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Guardia Civil Spanish Mauser

Discussion in 'Rifle Country' started by joab, May 5, 2006.

  1. joab

    joab Well-Known Member

    i have wanted one of these 308 Mausers for awhile now, but I have been told by at least on cruffler that they are not safe or at the very least not desireable due to soft metal.

    Anybody have any experience or done any research on this Mauser variant?
  2. jobu07

    jobu07 Well-Known Member

    I've never seen a report of these rifles ka-booming due to higher pressures. I've fired mil-surp 7.62 through mine for years. If you want one get it and don't be afraid to use it.
  3. mrrick

    mrrick Well-Known Member

    The guardia civil were well trained, and well equiped. They had a "license to kill" (could kill without repercussions), and often used it.

    I remember them patrolling a village I lived in on horseback, they were tough hombres, and everyone got out of their way.

    I'd say that the Generialissimo gave these guys the best.
  4. armoredman

    armoredman Well-Known Member

    There was an article some years ago, where Guns and Ammo tested some Guardia Civil rifles to destruction, thorugh a separaet lab, and the consensus is thier are very strong. A copy of the article can be had from Samco, http://samcoglobal.com/rifles.html , who are still offering the GC Mausers for $130.
    Someday I will get one too, when the van is paid off.:(
  5. beerslurpy

    beerslurpy member

    Hotness. I already like mausers, and non-corrosive milsurp makes it that much more appealing.
  6. oldfart

    oldfart Well-Known Member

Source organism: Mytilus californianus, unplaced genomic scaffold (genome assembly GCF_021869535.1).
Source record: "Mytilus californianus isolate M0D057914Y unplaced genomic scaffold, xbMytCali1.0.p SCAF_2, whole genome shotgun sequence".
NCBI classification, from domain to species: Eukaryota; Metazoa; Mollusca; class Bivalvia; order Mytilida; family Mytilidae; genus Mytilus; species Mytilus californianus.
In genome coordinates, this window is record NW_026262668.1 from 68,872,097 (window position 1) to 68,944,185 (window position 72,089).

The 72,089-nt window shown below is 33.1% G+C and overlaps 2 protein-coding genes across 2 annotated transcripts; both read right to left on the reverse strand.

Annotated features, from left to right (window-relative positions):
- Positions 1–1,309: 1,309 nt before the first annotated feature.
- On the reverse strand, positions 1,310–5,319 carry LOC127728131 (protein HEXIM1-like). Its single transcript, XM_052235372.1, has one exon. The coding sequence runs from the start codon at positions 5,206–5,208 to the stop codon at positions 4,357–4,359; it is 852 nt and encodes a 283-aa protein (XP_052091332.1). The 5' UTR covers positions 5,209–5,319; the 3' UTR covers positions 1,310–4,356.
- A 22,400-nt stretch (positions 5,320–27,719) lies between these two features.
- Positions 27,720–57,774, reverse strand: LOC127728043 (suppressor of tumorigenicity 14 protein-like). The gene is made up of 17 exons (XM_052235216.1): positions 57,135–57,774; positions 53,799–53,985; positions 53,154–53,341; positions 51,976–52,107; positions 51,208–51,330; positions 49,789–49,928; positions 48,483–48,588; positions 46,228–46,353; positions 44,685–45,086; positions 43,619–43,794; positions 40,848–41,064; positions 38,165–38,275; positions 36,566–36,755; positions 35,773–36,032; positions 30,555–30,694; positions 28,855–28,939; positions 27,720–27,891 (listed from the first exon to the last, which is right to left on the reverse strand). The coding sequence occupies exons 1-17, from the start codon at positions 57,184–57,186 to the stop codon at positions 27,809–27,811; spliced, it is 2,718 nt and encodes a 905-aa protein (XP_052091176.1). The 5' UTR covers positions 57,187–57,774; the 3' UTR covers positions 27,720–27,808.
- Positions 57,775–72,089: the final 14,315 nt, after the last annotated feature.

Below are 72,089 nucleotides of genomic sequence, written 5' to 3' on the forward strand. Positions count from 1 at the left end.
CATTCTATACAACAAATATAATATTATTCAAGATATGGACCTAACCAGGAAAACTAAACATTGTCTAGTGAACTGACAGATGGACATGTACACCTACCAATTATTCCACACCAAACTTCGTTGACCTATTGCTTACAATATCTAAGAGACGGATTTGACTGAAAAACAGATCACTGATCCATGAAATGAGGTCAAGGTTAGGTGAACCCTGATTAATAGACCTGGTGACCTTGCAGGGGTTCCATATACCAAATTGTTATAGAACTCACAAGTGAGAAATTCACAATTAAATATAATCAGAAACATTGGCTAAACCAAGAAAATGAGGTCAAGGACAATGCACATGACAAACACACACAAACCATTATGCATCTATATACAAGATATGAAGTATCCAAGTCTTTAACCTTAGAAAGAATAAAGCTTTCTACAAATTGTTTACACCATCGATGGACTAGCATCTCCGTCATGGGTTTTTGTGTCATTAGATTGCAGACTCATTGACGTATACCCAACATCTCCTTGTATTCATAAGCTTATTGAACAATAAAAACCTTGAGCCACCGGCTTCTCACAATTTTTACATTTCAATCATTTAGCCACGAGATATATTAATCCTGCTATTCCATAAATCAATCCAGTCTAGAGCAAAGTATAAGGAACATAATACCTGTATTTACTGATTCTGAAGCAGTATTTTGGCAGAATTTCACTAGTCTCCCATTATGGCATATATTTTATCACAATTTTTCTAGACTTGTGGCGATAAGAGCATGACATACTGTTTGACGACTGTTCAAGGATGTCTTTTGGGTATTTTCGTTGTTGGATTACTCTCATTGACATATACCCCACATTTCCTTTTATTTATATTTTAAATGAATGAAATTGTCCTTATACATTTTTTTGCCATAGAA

I've kicked this subject around for quite awhile. I've even been kicked around by others because of it. So far, no one has had a catastrophic failure of one of these Mausers.
    That said, some of them weren't properly heat-treated, leaving the receivers a bit soft. Repeated firing can (and has) caused excessive set-back of the lugs which can then cause split cases or head separation. Since the foundry records are either hazy or nonexistent, it's hard to tell which particular rifle might be susceptible to this problem.
    The .308 cartridge seems to have had three versions: The NATO cartridge, the civilian hunting cartridge and the CETME cartridge which is the one the Spanish developed, partially for the Guardia Civil Mausers and partly for the CETME assault rifle now on the market. The CETME cartridge seems to have been the least powerful of the three and our modern hunting ammo the hottest. I've read many posts from shooters who use the NATO surplus in their Guardia Civil Mausers with no harmful effects but are loathe to try full-powered hunting ammo. Still others shoot whatever they want and are quite happy with their rifles.
    As near as I can tell, each individual rifle has to be checked for hardness. Since no one wants to send their rifle off to a metalurgist they usually buy a headspace gauge and see what happens over a period of time. No-go gauges can be had from Numrich for (I believe) about $18. Pretty cheap insurance.

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